Stress kills me. When I stress, I eat junk and drink tons of milk(ins/aminos/tryp/ser). So last year I developed diabetes. My glucose was 550. I was prescribed metformin, and I immediately went back to the diet. In 6 weeks my glucose was 100-120. I stopped taking the medicine after the first three weeks. Unfortunately stress again got the best of me. My glucose has been creeping up. It took a year but it got to 300, and I had to do something. You know what I did. I’m reading now between 130-170. Interestingly, a meal that is almost all protein will lower my glucose. So, I’m highest in the morning.
    Anyway, the point of this is that for me, the low-carb (really low glycemic) diet is the way to go. This last time I’ve taken no medicine and tracked my readings and diet every day. I went to an endocrinologist, told him all my results, and he said he couldn’t recommend low carb. I just walked out.
    You know, Dr. Mike, I’m not stupid. Do they train Doctors to be scientists? Since medicine changes so fast, seems like they would. I myself can reason, test, measure, and draw conclusions. I know what works for me.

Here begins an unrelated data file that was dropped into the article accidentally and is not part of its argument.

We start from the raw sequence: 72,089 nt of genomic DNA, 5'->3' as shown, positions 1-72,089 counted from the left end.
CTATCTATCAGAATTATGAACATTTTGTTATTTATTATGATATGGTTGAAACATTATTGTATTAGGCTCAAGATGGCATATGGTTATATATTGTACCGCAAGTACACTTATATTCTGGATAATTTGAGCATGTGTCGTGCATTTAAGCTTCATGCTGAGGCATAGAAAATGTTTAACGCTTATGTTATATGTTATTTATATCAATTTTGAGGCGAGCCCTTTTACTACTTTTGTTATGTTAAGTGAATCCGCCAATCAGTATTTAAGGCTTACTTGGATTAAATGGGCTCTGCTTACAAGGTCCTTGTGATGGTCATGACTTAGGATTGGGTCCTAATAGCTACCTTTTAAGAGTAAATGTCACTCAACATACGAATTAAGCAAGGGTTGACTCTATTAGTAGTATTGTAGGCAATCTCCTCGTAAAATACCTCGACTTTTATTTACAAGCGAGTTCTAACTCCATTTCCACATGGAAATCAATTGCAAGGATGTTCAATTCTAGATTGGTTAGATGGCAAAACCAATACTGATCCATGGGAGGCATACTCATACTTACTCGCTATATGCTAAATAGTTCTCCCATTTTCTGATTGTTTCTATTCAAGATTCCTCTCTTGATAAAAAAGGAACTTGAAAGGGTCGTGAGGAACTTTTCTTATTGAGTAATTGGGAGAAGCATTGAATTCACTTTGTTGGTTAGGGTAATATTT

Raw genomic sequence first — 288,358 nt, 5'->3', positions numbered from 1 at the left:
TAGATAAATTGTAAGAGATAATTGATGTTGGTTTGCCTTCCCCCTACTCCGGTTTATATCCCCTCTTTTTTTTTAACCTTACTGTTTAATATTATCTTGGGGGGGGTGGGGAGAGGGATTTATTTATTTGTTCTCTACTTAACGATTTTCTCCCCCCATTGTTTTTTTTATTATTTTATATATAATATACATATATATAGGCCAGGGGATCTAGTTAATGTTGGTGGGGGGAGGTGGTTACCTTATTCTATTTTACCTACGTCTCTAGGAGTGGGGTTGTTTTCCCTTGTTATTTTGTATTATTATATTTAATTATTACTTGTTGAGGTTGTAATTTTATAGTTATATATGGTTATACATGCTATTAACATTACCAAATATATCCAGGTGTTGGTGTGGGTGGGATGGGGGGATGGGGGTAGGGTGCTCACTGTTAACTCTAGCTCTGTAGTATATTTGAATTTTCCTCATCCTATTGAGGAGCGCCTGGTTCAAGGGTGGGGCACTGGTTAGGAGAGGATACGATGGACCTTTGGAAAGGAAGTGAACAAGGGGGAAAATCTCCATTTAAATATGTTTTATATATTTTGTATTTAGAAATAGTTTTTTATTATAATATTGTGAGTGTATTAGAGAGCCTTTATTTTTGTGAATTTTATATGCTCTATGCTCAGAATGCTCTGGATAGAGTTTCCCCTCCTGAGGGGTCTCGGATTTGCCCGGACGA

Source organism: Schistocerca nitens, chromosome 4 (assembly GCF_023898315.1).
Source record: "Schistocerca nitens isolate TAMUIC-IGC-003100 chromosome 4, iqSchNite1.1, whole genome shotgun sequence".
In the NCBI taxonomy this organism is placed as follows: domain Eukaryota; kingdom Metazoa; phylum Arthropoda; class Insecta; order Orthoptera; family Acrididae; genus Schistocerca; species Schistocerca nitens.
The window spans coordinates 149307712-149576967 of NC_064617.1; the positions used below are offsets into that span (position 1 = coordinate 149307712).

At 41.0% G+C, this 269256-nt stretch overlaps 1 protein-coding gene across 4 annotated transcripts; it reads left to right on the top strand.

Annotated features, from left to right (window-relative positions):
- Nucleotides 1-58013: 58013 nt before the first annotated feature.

And, most importantly of all, I can read. I’m sure you’ve seen and enjoyed this:
    In any other sciences, incredibly divergent data such as these authors find would be trumpeted. Instead important results are hidden in a title and conclusion that are nothing more than a red herring.
    So here’s my question. What is the scientific history that backs up low fat diets? If low-carb diets are of questionable safety, where is the long term! data that backs up the low fat diet?
    Thanks again Dr. Mike. It’s wonderful that Doctors such as you and your wife, as well as Dr. Atkins would risk your reputations to take on all the mainstream nonsense(unhealthy) that is out there.
    Hi David–
    There is very little scientific history that backs up low-fat diets. You can read all about it in great detail when Gary Taubes’ new book Good Calories, Bad Calories comes out in about a month.